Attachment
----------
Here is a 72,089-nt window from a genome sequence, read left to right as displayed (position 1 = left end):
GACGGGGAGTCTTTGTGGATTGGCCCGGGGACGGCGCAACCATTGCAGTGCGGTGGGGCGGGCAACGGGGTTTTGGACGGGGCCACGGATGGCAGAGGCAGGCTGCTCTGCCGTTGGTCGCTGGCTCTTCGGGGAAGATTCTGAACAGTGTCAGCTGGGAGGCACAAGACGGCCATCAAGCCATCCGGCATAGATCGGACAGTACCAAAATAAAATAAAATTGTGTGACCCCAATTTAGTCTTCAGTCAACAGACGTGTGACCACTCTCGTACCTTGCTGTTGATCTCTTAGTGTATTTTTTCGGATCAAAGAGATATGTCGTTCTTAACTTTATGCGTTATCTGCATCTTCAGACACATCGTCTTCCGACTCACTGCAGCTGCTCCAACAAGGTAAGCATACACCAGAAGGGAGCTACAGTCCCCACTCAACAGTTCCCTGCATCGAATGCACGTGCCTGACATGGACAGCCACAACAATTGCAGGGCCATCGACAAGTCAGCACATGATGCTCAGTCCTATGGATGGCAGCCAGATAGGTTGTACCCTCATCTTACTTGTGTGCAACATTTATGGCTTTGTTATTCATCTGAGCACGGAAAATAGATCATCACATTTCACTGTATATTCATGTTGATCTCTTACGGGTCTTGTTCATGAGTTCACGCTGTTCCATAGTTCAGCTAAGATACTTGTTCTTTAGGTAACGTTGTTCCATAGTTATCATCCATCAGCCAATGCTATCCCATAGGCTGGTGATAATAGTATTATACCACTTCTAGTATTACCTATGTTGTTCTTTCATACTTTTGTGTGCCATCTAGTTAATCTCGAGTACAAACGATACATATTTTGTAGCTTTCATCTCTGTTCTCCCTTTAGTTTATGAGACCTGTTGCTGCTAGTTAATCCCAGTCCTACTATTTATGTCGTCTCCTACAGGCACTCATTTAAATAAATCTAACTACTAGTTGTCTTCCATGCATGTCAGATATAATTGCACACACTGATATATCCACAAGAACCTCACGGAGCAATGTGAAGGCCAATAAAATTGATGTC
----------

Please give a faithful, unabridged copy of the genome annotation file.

Here is a 72,089-nt window from a genome sequence, read left to right as displayed (position 1 = left end):
GACGGGGAGTCTTTGTGGATTGGCCCGGGGACGGCGCAACCATTGCAGTGCGGTGGGGCGGGCAACGGGGTTTTGGACGGGGCCACGGATGGCAGAGGCAGGCTGCTCTGCCGTTGGTCGCTGGCTCTTCGGGGAAGATTCTGAACAGTGTCAGCTGGGAGGCACAAGACGGCCATCAAGCCATCCGGCATAGATCGGACAGTACCAAAATAAAATAAAATTGTGTGACCCCAATTTAGTCTTCAGTCAACAGACGTGTGACCACTCTCGTACCTTGCTGTTGATCTCTTAGTGTATTTTTTCGGATCAAAGAGATATGTCGTTCTTAACTTTATGCGTTATCTGCATCTTCAGACACATCGTCTTCCGACTCACTGCAGCTGCTCCAACAAGGTAAGCATACACCAGAAGGGAGCTACAGTCCCCACTCAACAGTTCCCTGCATCGAATGCACGTGCCTGACATGGACAGCCACAACAATTGCAGGGCCATCGACAAGTCAGCACATGATGCTCAGTCCTATGGATGGCAGCCAGATAGGTTGTACCCTCATCTTACTTGTGTGCAACATTTATGGCTTTGTTATTCATCTGAGCACGGAAAATAGATCATCACATTTCACTGTATATTCATGTTGATCTCTTACGGGTCTTGTTCATGAGTTCACGCTGTTCCATAGTTCAGCTAAGATACTTGTTCTTTAGGTAACGTTGTTCCATAGTTATCATCCATCAGCCAATGCTATCCCATAGGCTGGTGATAATAGTATTATACCACTTCTAGTATTACCTATGTTGTTCTTTCATACTTTTGTGTGCCATCTAGTTAATCTCGAGTACAAACGATACATATTTTGTAGCTTTCATCTCTGTTCTCCCTTTAGTTTATGAGACCTGTTGCTGCTAGTTAATCCCAGTCCTACTATTTATGTCGTCTCCTACAGGCACTCATTTAAATAAATCTAACTACTAGTTGTCTTCCATGCATGTCAGATATAATTGCACACACTGATATATCCACAAGAACCTCACGGAGCAATGTGAAGGCCAATAAAATTGATGTC